Successful Socialism 2012 conference held in Melbourne

Successful Socialism 2012 conference held in Melbourne

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In October the Socialist Party held it’s annual ‘Socialism’ event over two days in Melbourne. A number of sessions were held exploring the political and economic situation in Australia and worldwide.

The opening session focused on the world economic situation and the increasing tensions between the US and China. David Suter spoke on the fact that over 200 million people are unemployed worldwide and half of those are young people. The crisis of global capitalism is continuing to worsen by the day.

By Jacinta Chavulak

In Europe the economic crisis has left no country unscathed. There are high levels of debt and mass unemployment is destroying the lives of millions. In Greece and Spain it is now fair to speak of a ‘lost generation’ with youth unemployment at over 50%. The generalised policy of austerity is only exacerbating this crisis.

However, people are not taking these attacks on their living standards lying down. Across Europe there have been numerous mass protests and general strikes. Millions of workers have taken to the streets, in especially Portugal, Spain and Greece, to protest against austerity. The Committee for a Workers’ International (CWI) – the international organisation that the Socialist Party is affiliated to – is continuing to call for a Europe-wide general strike against austerity.

People in the US have also been hit hard by the crisis. As billions of taxpayers dollars have been used to bail out banks and big business, the gap between rich and poor is increasing. The richest 400 Americans own more wealth than the bottom 50% of the population. Across the country nearly one in four people are unemployed or under-employed.

Mel Gregson spoke about the increasing conflict between China and the US in the Asia-Pacific region. While the US have been using their “pivot to Asia” to steel up regional allies and broaden their military presence, China has become increasingly assertive in regards to it’s own interests, most notably in the East China Sea.

Australia, like many Asia-Pacific nations, is caught in the predicament of maintaining a close political alliance with the US, while having increased economic dependence on China.

In the session on Australia, Kirk Leonard explained why Australia has so far avoided the worst of the crisis being experienced elsewhere. Despite this, contradictions in the Australian economy remain, and devastating cuts – particularly in the eastern states – are already impacting on workers, young people and the poor.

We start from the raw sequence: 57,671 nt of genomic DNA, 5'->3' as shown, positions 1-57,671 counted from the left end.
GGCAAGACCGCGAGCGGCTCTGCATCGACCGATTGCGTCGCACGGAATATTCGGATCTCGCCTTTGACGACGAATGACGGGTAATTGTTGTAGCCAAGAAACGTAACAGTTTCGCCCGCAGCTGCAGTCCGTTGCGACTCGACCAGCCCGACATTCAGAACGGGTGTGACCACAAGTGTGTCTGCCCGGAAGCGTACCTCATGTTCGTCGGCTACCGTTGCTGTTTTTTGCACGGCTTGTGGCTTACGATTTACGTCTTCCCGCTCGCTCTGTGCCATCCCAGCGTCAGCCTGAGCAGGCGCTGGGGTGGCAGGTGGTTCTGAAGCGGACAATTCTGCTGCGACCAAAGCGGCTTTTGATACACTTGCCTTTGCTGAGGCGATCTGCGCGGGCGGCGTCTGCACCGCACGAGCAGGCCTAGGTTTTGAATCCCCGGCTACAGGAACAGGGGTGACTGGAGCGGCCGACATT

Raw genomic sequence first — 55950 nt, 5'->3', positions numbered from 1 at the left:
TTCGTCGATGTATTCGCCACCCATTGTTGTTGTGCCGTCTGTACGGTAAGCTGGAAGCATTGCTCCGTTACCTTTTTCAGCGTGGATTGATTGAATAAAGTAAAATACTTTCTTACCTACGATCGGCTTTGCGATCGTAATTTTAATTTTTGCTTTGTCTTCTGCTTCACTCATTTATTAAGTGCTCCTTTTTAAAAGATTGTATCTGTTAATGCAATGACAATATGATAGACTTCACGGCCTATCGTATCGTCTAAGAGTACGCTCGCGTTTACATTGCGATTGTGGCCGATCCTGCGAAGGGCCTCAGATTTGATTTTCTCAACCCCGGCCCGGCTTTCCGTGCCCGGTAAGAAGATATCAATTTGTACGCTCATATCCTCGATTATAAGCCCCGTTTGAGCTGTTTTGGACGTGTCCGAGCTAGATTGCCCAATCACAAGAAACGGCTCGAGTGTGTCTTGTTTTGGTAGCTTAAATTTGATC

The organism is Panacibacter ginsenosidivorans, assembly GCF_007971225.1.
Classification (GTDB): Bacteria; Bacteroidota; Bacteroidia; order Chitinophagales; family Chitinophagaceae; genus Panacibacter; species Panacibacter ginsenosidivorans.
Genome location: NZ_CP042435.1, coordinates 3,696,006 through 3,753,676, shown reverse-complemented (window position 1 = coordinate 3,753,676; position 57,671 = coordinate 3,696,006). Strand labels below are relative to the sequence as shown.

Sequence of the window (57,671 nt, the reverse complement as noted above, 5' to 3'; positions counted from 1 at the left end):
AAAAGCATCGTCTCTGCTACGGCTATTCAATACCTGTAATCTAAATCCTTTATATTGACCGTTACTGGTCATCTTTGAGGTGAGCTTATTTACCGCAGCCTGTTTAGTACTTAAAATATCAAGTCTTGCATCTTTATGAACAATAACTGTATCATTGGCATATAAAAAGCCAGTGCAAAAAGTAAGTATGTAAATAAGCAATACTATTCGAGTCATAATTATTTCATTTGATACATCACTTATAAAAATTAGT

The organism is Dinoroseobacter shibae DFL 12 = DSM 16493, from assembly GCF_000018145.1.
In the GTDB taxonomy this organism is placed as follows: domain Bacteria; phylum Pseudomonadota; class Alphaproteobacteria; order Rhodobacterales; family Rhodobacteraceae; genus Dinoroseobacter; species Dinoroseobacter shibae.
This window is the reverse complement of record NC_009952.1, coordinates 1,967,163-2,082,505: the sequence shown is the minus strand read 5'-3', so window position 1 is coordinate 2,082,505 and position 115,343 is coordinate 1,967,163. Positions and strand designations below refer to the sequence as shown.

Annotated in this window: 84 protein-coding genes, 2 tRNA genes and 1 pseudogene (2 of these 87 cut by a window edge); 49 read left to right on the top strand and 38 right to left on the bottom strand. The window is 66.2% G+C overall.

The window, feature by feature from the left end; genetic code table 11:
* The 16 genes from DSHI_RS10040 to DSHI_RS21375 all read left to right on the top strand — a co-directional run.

In Queensland, there are plans to slash 20,000 permanent public sector jobs, and 30,000 temporary contacts will not be renewed. Nearly 3,000 of those job cuts are coming from the health sector alone. In NSW, 80,000 public sector jobs are set to be cut, as well as sick leave and pay rise entitlements.

Despite this, industrial struggle remains at historical lows. It was concluded that a critical analysis of the role of the pro-ALP trade union leaders is necessary to take the labour movement forward.

In the session on education, Chris Dite outlined the neo-liberal attacks on public education taking place both in Australia and internationally. In Victoria, the Baillieu Government has slashed TAFE funding by $300 million.

Teachers, like many other public sector workers, are facing drawn out industrial campaigns in many states. State governments are refusing to provide pay rises that keep up with inflation for education sector workers. The public education system is being further undermined by so called reforms that see huge subsidies for private schools, while public schools and staff struggle to make ends meet. Various speakers highlighted the need to revive the student unions and campaign for a joint public sector strike to defeat these attacks.

The final session focused on building an alternative, where Anthony Main argued that we are beginning to see a shift in consciousness amongst ordinary people. More and more people are rejecting the pro-big business policies of the major parties, and have become disappointed by the inaction of the Greens.

The dilemma is that as the crisis of capitalism is worsening the ex-workers parties and the bulk of the trade unions are shifting to the right. This is something that will need to be addressed through the building of a new workers party and the rebuilding of the union movement along fighting lines.

The challenge for the Socialist Party now is to present a clear alternative to those seeking a way out of the problems created by capitalism. Only through patient explanation and consistent action will we be able to build the Socialist Party as a contribution towards a movement that is capable of implementing lasting socialist change.